Mike Morsch has written a new book that was published this past Spring by Biblio Publishing out of Columbus, Ohio. The book is entitled “The Vinyl Dialogues” and features a whole slew of stories behind some memorable LP record albums from the 1970s as told by the artists who recorded them. Artists like Doug Clifford, the drummer for Creedence Clearwater Revival (and now of Creedence Clearwater Revisted) talking about the band’s “Cosmo’s Factory” album, or Dino Danelli of The Rascals (formerly Young Rascals) talking about the very last album the band produced… “Search and Nearness” and even Cheech Marin and Tommy Chong (Cheech & Chong) talking about their album “Los Cochinos” which featured the hit song “Basketball Jones”, among many others. But the part of the book that especially interested me was the chapter on Daryl Hall & John Oates “Abandoned Luncheonette” album from 1973. Mike ended up using 2 of my circa 1982 photos as well as a scan of the postcard of the Rosedale Diner, the diner that became the Abandoned Luncheonette!
Mike Morsch at an author’s event held at Burlington By The Book
on a recent trip to Burlington, Iowa (photo courtesy of Mike Morsch)
An experienced journalist, for over 36 years – humor columnist and writer, currently residing in Montgomeryville, PA, Mike Morsch is also the author of the book, “Dancing in My Underwear: The Soundtrack of My Life”. He was the executive editor of Montgomery Newspapers (2003-2013) where his award-winning humor column “Outta Leftfield” has been recognized by the Pennsylvania Newspaper Association, the Suburban Newspapers of America and the Philadelphia Press Association. I first heard of Mike Morsch back in February of 2013 thru a piece he wrote about the 40th Anniversary of the release of Daryl Hall & John Oates LP record album “Abandoned Luncheonette”. He actually told the story of the creation of the album as well as Hall & Oates association with the former Rosedale Diner that was depicted on the album cover. The link to that article is here… http://montgomerynews.com/articles/2013/02/13/entertainment/doc511a77017c794300082354.txt?viewmode=fullstory. I found out in researching for that piece, Mike found my blog post from August 2010 (co-written with Matt Simmons) that told about the album cover from the Rosedale Diner’s point of reference, find it here at… https://dinerhotline.wordpress.com/2010/08/14/the-story-of-the-the-abandoned-luncheonette-aka-the-rosedale-diner/.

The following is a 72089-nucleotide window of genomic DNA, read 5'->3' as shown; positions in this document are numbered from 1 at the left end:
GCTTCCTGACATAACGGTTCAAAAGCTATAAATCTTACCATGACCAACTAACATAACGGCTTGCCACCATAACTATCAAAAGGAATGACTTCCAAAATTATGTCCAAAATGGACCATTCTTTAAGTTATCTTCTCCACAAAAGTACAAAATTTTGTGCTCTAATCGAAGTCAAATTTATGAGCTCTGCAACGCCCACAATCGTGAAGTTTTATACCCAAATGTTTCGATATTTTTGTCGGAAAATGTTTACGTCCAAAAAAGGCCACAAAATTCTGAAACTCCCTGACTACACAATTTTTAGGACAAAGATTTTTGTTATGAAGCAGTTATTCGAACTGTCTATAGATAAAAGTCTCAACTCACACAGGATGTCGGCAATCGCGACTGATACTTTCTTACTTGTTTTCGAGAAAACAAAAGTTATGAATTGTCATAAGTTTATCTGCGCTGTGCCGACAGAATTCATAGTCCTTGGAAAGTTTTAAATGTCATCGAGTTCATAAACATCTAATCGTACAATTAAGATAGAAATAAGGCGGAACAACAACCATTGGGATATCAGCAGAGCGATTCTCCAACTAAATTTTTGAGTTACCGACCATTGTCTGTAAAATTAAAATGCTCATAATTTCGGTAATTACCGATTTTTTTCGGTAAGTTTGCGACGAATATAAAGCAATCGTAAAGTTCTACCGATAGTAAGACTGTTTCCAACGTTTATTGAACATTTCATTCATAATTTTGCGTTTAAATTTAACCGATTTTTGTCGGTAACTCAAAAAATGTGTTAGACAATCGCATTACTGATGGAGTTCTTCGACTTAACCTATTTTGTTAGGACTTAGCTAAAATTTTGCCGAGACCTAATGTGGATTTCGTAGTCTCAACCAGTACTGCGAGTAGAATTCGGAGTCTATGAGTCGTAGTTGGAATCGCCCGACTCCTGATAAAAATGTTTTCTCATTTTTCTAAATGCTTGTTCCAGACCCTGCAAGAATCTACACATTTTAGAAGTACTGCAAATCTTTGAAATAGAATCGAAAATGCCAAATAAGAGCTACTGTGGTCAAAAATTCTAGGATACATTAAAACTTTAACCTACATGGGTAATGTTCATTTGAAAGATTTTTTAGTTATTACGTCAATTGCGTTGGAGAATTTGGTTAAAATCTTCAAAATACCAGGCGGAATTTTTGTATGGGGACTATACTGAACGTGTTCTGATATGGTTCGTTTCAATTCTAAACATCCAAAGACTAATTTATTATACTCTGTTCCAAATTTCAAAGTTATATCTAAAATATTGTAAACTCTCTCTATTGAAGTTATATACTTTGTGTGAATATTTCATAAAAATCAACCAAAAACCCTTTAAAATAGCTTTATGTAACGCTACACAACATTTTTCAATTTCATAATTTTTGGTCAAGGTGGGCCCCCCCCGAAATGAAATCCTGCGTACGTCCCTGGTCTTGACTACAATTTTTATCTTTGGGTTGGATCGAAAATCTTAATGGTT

When I contacted Mike back then about his piece he said that our blog post “was very useful in helping him track down dates so that he had an idea when he went to the local newspaper in Pottstown to research its archives”. He went on to say “It was a thorough piece and that we had done a lot of good legwork on it” (mostly Matt IMHO). I subsequently wrote about his piece here at Diner Hotline… https://dinerhotline.wordpress.com/2013/02/16/finally-the-abandoned-luncheonette-from-hall-oates-point-of-view/. Morsch also wrote a companion piece that appeared in a prominent music magazine around the same time. He sent me this message with a link… “Larry: Here is the second H&O story, which was just put online by American Songwriter magazine: http://www.americansongwriter.com/2013/02/hall-oates/ “. These 2 articles basically became the catalyst for Mike writing his book, The Vinyl Dialogues!